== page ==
1984 offered 1984, Amadeus, Once Upon a Time in America, Paris, Texas, This is Spinal Tap, The Killing Fields, Blood Simple, Repo Man, Streets of Fire, Sixteen Candles, The Natural, Top Secret, Gremlins, Dreamscape, The Last Starfighter, Places in the Heart, Romancing the Stone, Starman, 2010, Splash, Purple Rain, The Purple Rose of Cairo, Footloose, Dune, Revenge of the Nerds, Red Dawn, Johnny Dangerously and a host of brand names that are still generating content: Ghostbusters, The Terminator, A Nightmare on Elm Street, The Karate Kid, Police Academy, Indiana Jones and the Temple of Doom, Beverly Hills Cop, Friday the 13th: The Final Chapter, The Neverending Story indeed.
1985 introduced Back to the Future, Witness, The Breakfast Club, St. Elmo’s Fire, The Goonies, Explorers, Brazil by Terry Gilliam, Ran by Kurasawa, The Color Purple by Spielberg. Silverado, Clue, After Hours, Mishima, Fright Night, Silver Bullet, Legend, Fletch, A Room with a View, Commando, Cocoon, Pale Rider, Day of the Dead, To Live and Die in L.A., Better off Dead, Re-Animator, Death of a Salesman, Weird Science, Real Genius, Pee Wee’s Big Adventure.
1986 ground out Stand By Me, Platoon, Aliens, Ferris Bueller’s Day Off, Blue Velvet, The Fly, Labyrinth, Star trek IV The Voyage Home, The Mission, The Name of the Rose, Highlander, Big Trouble in Little China, Hannah and Her Sisters, Top Gun, Manhunter, An American Tail, Back to School, Pretty In Pink, Short Circuit, Crossroads, Three Amigos, Crocodile Dundee, Howard the Duck, Armed and Dangerous, Lucas, Gung Ho, The Hitcher, Down By Law, Hoosiers, Down and Out in Beverly Hills, At Close Range, The Decline of the American Empire, Hearbreak Ridge, Eight Million Ways to Die, A Better Tomorrow, The Color of Money, 52 Pick-Up, About Last Night, Sid and Nancy, Ruthless People, Children of a Lesser God, The Clan of the Cave Bear, Night Mother, Little Shop of Horrors, Henry: Portrait of a Serial Killer, Legal Eagles, Iron Eagle, and Nothing in Common.
1987 saw these flicks: Planes, Trains and Automobiles, Full Metal Jacket, The Untouchables, The Princess Bride, Robocop, Empire of the Sun, Good Morning, Vietnam, Lethal Weapon, Wall Street, Predator, Babette’s Feast, The Last Emperor, The Lost Boys, Wings of Desire, Evil Dead II, Moonstruck, Withnail and I, Spaceballs, Dirty dancing, Angel Heart, Raw, Some Kind of Wonderful, Cry Freedom, Hellraiser, Fatal Attraction, Adventures on Babysitting, La Bamba, No Way Out, Roxanne, Barfly, InnerSpace, Hope and Glory, The Living Daylights, and Overboard.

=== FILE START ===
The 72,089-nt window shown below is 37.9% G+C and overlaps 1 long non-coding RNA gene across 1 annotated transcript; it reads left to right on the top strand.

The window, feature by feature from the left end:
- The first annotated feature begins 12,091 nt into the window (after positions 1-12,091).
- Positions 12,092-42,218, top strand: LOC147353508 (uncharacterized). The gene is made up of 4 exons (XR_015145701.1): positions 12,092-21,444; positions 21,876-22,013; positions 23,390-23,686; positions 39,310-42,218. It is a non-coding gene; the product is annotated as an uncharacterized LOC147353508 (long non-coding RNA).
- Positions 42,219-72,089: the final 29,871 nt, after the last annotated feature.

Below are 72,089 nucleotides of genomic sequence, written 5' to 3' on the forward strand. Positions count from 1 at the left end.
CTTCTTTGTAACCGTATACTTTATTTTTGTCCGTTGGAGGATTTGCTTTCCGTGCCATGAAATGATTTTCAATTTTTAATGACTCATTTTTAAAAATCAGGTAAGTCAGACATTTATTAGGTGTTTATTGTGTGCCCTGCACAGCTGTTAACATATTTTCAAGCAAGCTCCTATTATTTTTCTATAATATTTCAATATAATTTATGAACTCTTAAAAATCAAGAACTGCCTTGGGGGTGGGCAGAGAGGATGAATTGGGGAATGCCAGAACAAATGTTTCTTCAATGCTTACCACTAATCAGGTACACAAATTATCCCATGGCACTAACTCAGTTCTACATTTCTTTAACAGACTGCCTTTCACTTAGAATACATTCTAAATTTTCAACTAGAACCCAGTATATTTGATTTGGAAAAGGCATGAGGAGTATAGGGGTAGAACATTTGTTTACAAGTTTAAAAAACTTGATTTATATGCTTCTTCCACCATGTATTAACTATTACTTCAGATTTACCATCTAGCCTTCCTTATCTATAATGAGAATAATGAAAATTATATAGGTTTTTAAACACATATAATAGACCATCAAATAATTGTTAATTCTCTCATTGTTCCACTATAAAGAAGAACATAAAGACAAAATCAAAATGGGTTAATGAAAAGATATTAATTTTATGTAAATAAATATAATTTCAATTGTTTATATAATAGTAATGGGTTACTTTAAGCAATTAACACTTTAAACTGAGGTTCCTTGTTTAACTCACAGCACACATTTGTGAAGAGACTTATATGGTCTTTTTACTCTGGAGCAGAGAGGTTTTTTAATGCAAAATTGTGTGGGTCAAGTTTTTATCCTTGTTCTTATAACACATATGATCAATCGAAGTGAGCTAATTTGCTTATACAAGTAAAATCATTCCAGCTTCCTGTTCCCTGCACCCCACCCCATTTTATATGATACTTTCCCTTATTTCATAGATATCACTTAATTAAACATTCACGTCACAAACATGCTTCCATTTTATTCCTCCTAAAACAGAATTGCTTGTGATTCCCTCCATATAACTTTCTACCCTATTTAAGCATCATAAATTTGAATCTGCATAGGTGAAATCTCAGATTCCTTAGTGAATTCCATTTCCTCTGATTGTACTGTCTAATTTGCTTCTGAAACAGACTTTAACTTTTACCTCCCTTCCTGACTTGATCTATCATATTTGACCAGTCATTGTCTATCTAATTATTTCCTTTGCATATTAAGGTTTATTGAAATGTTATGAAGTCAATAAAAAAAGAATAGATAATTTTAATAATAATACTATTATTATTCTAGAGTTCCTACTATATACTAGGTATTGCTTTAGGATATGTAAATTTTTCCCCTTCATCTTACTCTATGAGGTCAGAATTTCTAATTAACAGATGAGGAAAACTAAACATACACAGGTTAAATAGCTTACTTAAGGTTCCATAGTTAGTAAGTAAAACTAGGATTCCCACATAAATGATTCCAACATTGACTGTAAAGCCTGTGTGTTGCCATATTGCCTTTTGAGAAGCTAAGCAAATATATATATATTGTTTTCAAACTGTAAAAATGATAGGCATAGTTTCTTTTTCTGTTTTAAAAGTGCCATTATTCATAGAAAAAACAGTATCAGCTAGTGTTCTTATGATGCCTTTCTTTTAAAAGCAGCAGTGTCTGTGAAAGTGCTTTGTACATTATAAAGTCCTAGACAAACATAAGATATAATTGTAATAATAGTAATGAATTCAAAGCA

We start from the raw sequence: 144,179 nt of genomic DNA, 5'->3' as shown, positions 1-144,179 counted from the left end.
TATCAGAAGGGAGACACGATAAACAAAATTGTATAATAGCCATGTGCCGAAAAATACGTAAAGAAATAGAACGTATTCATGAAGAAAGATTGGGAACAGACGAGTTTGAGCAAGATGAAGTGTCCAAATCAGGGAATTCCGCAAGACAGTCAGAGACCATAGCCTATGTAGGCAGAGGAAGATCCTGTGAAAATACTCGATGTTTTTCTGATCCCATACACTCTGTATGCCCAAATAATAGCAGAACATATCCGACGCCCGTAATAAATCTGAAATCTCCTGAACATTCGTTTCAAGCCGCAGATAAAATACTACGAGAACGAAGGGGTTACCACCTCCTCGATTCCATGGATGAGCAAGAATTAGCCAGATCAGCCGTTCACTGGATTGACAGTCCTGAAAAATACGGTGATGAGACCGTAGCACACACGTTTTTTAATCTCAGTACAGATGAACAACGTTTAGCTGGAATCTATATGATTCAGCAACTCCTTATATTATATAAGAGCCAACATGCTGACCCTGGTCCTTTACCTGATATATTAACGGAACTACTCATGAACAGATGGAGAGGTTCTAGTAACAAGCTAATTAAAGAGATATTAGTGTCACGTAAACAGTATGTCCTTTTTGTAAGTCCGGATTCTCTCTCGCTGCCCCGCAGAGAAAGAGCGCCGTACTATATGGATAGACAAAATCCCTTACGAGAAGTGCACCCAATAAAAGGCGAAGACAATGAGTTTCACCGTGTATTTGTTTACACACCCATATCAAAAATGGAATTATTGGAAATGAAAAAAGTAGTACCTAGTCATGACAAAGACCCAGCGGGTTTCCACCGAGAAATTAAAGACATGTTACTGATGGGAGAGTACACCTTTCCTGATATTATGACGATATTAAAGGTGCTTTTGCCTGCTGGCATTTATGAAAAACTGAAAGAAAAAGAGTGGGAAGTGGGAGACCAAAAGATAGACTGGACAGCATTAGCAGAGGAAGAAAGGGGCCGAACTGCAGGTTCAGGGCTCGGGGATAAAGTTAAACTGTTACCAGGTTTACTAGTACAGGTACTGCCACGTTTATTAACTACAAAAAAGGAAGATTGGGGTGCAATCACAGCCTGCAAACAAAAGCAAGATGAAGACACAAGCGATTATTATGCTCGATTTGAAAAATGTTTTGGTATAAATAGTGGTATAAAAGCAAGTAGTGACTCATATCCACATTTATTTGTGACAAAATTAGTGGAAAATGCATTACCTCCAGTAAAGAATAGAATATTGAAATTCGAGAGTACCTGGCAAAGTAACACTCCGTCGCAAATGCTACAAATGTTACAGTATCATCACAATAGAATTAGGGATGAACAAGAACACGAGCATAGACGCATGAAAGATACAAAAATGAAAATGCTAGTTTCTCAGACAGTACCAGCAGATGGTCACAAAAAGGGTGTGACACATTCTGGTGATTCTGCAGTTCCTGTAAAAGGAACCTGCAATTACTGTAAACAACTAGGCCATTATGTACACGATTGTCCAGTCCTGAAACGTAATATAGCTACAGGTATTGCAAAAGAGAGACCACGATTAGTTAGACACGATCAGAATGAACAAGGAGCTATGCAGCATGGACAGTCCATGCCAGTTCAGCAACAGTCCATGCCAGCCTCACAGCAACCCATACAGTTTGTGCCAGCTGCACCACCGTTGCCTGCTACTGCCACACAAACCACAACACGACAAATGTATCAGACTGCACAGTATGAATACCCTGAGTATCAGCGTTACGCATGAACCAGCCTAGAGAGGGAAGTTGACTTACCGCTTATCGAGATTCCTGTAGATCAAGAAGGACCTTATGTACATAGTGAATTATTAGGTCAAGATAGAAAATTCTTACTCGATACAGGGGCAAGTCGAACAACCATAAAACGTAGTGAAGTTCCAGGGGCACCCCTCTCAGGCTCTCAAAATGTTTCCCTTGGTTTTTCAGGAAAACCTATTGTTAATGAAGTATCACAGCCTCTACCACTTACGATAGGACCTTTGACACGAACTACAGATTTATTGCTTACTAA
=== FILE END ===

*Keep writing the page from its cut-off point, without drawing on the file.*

1988 Die hard, Beetlejuice, Misissippi Burning, Who Framed Roger Rabbit, Willow, The Land Before Time, Big, The Thin Blue Line, Running On Empty, Dangerous Liaisons, Dirty Rotten Scoundrels, The last Temptation of Christ, The Naked Gun, Midnight Run, Heathers, Beaches, Coming To America, Child’s Play, Dead Ringers, Stand and Deliver, Oliver and Company, Scrooged, The Accused, Bull Durham, The Unbearable Lightness of Being, Colors, Frantic, Working Girl, Women on the Verge of a Nervous Breakdown, Torch Song Trilogy, and Killer Klowns from Outer Space
1989 presented Indiana Jones and the Last Crusade, When Harry Met Sally, Christmas Vacation, Do the Right Thing, The Little Mermaid, Dead Poets Society, Batman, Field of Dreams, Glory, My Left Foot, Back to the Future Part II, Steele Magnolias, Lean on Me, Major League, Say Anything, Uncle Buck, Bill and Ted’s Excellent Adventure, Born on the Fourth of July, Shirley Valentine, Parenthood, The Cook, the Thief, His Wife and Her Lover, Lethal Weapon II, Crimes and Misdemeanors, Road House, Roadkill, Always, Roger and Me, Henry V, Hear No Evil, See No Evil, License to Kill, Pet Semetary, All Dogs Go to Heaven, and Ghostbusters II.
How often would the average person, even an avid movie fan, want to go to the cinema in a given year? If every week, maybe each year does not add up to 52 movies as listed here but this only scratches the surface. We were still beginning to have other options, besides Cable TV and home video rentals.
If someone in 2020 is Thirty Years Old, that sampling of titles might not be part of their viewing experience, and a few of them are prerequisites for later titles. The dialogue might be part of the vernacular even today. They may seem quaint without feeling inferior. Today people throw around the word “problematic.” The World According to Garp, one of my favourite films, has John Lithgow playing Roberta Muldoon, a trans person, Short Circuit has a white actor playing a scientist from India. Both Octopussy and Indiana Jones and the Temple of Doom have a strange meal being served in India as discomfort humor. Either you can reconcile yourself to a movie not being all things to each person, or you can whip out a word ending with ist or phobe and further reduce their gravity. Were there too many inventors, too many Rube Goldberg devices? Too many sequels? Well there is nothing inherently wrong with building on a premise. Even The Gods Must Be Crazy got a sequel, despite having the unusual story of an African Bushman trying to find the purpose of a pop bottle that has landed near him as if dropped from Heaven.